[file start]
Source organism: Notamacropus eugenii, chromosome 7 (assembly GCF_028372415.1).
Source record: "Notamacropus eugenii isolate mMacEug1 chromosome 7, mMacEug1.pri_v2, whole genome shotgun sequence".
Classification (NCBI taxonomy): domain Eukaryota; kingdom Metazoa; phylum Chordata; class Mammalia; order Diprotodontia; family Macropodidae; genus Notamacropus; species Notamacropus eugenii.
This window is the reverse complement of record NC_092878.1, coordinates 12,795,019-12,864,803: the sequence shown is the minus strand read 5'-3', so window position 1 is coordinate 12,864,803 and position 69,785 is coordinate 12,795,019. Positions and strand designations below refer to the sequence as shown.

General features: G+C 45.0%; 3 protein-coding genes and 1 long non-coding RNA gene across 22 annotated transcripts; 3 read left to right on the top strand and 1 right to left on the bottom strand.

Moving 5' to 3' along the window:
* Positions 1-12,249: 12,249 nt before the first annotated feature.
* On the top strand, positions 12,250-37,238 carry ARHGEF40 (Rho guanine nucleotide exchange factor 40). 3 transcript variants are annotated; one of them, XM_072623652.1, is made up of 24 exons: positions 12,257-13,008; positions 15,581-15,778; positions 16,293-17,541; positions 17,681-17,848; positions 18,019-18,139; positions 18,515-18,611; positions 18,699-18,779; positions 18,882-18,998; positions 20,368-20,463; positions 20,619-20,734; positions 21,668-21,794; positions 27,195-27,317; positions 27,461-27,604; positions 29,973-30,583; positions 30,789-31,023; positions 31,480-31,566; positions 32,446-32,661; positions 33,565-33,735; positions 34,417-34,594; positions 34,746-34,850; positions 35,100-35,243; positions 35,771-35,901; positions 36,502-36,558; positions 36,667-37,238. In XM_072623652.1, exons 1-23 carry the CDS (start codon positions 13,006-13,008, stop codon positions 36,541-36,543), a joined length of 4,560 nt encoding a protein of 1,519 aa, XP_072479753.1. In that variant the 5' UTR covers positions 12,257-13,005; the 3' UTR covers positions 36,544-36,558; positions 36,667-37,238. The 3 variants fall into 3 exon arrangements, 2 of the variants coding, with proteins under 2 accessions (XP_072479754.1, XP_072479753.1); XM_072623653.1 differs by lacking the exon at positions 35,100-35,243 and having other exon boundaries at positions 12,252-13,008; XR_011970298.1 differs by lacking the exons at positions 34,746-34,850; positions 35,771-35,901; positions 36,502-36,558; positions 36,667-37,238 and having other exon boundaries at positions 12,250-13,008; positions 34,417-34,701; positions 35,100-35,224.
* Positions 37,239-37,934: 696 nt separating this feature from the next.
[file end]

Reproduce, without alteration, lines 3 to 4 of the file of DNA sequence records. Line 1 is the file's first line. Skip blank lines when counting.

Classification (NCBI taxonomy): domain Eukaryota; kingdom Metazoa; phylum Chordata; class Mammalia; order Diprotodontia; family Macropodidae; genus Notamacropus; species Notamacropus eugenii.
This window is the reverse complement of record NC_092878.1, coordinates 12,795,019-12,864,803: the sequence shown is the minus strand read 5'-3', so window position 1 is coordinate 12,864,803 and position 69,785 is coordinate 12,795,019. Positions and strand designations below refer to the sequence as shown.